Truth be told, I am very seldom without a wifi connection, as many of us are. Ironically, I almost always use every drop of data from my data plan every month…It is also out of habit that I sync most of my ‘stuff’ (photos, docs, lesson plans, and the most important content) even if it is to just back up in case of a crash of some sort. Plus many times, I take picture with my phone and want to blog from my iMac. It is very easy just to turn on Google Photos and it will be there as soon as I need it. I am very excited to be able to use it for job interviews and word processing with ease. This time, the device is mine!

Here is a link to the Chromebook I purchased from Amazon on Prime Day.  Not too shabby for $136.00!

 

Word Wednesday 

Today, I got to be a Special Education teacher for the fourth grade. This particular mix of students was great. They are such hard workers! We prepped for the math state test, practiced spelling words and using a protractor. I also got to have a bit of fun with them and ask about their favorite word they have learned this year for “Word Wednesday”. In case the photo is not legible, some of the answers they gave are:

  • Lunar
  • Overdrive
  • Overheat
  • Exclamatory
  • Magnificent
  • Multiply
  • Pink
  • No school ( 😝)

Monday Sorta Tuesday

So, today was the first day back after a “Spring Break” at the school I am substituting at in the Greater Pittsburgh area. Apparently it is not a thing to take a full week for Spring Break here in PA. I think that is so strange, but I will have to get used to it.

This whole not planning lessons, assessments, or making educational decisions thing is very difficult to get adjusted to. I really miss making instructional decisions that are best for ‘my kids’. I miss Hargrave, which is totally weird because I have literally never missed that institution since I left. Have missed some of the people like crazy, but not many of the decisions that were made… Also, it is weird that I haven’t had a group of ‘my kids’ since 2015. {I mean my own student learners in my class. I do not have children. Lawd help me.}

What happened to being a classroom teacher?! I so miss that.  Don’t quite remember why I gave that up in the first place when I started focusing on the adults instead of the students. I think that’s where I got lost.

Printing resumes and cover letters now. My resume is attached below in case you want to take a gander. I must say, I think they are pretty A-OK! 😍🥇

Michele Shull

Substitute Planning Goodness

Today, I thought I would share a few of the ways that I use my Erin Condren Teacher Planner to help me when I substitute on a day-to-day basis in different districts and schools each day.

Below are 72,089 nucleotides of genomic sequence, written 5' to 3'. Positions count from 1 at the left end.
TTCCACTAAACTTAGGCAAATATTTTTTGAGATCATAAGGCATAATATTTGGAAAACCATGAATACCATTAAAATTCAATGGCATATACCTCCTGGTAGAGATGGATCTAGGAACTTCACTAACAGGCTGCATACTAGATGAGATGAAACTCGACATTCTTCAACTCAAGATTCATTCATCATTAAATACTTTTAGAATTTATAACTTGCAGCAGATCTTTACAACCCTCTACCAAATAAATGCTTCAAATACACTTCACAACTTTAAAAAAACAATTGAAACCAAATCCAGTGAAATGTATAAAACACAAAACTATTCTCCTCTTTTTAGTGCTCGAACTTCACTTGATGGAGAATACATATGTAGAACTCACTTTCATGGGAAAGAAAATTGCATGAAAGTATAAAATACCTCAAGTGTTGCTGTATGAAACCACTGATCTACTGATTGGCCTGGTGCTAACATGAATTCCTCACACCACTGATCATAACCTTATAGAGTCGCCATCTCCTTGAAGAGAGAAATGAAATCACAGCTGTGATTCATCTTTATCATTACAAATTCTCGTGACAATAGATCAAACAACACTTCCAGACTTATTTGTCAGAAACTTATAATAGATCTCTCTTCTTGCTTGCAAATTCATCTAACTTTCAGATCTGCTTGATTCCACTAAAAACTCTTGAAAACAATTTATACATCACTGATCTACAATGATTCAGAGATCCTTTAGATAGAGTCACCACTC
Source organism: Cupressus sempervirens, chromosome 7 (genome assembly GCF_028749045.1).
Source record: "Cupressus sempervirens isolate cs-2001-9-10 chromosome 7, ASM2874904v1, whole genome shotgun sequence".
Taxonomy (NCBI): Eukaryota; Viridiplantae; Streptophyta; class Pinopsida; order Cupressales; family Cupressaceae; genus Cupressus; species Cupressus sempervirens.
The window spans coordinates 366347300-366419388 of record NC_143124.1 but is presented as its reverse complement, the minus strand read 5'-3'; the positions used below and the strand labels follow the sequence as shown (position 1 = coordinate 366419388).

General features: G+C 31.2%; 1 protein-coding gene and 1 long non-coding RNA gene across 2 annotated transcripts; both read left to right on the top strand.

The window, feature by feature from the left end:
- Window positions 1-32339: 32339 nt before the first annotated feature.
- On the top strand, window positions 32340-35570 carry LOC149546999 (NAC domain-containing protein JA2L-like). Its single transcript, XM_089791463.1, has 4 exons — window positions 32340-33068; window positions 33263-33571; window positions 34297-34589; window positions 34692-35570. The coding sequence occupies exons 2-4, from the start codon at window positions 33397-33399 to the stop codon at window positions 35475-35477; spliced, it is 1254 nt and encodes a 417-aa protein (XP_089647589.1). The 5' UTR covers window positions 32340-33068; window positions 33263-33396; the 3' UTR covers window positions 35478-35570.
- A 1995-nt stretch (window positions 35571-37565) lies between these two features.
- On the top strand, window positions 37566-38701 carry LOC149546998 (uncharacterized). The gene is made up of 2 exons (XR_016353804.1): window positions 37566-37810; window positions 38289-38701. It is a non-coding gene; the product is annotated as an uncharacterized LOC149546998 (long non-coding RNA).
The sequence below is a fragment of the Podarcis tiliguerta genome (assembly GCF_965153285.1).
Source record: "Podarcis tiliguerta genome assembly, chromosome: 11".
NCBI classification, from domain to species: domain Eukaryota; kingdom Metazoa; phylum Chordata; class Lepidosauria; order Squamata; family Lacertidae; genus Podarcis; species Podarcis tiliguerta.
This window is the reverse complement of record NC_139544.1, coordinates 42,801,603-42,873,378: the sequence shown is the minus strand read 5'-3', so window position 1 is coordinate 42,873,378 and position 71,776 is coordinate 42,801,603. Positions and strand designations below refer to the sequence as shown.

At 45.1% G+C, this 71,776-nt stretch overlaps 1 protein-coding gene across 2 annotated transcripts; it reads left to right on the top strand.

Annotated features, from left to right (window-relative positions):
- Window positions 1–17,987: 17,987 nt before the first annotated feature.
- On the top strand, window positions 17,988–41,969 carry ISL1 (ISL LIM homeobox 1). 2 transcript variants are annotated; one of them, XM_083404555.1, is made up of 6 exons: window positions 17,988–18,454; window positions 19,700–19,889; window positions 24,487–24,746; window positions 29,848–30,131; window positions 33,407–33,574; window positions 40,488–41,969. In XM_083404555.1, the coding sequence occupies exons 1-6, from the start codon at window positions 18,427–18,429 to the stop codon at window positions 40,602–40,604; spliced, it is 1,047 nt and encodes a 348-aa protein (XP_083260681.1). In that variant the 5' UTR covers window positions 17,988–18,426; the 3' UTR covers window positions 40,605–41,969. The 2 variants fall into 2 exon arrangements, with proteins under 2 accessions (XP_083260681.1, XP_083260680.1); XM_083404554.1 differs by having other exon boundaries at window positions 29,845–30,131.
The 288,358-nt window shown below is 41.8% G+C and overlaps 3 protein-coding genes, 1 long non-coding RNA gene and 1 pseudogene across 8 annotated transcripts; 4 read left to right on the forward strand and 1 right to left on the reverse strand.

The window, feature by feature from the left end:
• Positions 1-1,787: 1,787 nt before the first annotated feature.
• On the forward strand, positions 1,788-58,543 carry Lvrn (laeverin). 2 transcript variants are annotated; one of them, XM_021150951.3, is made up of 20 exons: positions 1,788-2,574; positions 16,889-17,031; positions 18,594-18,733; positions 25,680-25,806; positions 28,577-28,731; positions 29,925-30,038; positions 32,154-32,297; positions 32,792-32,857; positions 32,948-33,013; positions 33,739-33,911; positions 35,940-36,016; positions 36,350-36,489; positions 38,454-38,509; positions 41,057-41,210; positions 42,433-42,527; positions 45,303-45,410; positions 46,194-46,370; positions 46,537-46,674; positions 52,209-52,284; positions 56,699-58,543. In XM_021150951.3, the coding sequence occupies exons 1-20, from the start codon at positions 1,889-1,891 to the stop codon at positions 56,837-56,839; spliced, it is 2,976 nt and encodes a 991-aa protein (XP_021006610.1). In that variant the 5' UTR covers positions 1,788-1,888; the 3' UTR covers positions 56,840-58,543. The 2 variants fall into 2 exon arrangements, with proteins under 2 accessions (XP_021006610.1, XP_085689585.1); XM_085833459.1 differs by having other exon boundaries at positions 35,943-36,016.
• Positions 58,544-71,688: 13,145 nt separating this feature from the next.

I love the clutches made especially for the Erin Condren products. They are super helpful to just throw them in a bag & go. That way nothing will dog-ear pages or spill on your important plans!  And now that I am hopefully adding Greensburg-Salem School District to my substituting calendar in the very near future, it is going to be so important to stay organized when as a sub, one is expected to execute another instructor’s plans.

How I am currently using the Erin Condren Teacher Planner:

  1. Month View: day-to-day assignments, whether they are full day or half day, which    days of work I will be choosing to put on each paycheck. Highlight if I have input this day into Aesop.
  2. Day Plans: My daily takeaways and reflections go in this spot. I also detail any great student helpers in each classroom, any tips for next time I am in that teacher’s classroom, and details about anyone I had to leave a negative note about.
  3. Page Protectors: I use these so frequently! But only the most important documents get placed inside these. When you customize your teacher planner, you can choose fewer or more of these. I love having 6. I have had an EC Teacher Planner for the past 3 years & have found I really use them!
  4. Social Events: I place these throughout so that I can put in non-work days for these days I cannot fulfill any substituting jobs.
  5. Bullet Journal: I used to use a separate notebook for bullet journaling, but it has gotten too tedious to switch back and forth. I use the pages following the monthly plan view for longer to do lists.

Some of my favorite go-to products that I use daily with my planner are:

  • Heidi Swapp at JoAnn Fabrics
  • American Craft at JoAnn’s
  • Mrs. Grossman brand stickers
  • Highlighters
  • Post-its 
  • Sharpie Brush Tip Markers
  • Staedtler Fine Tip Pens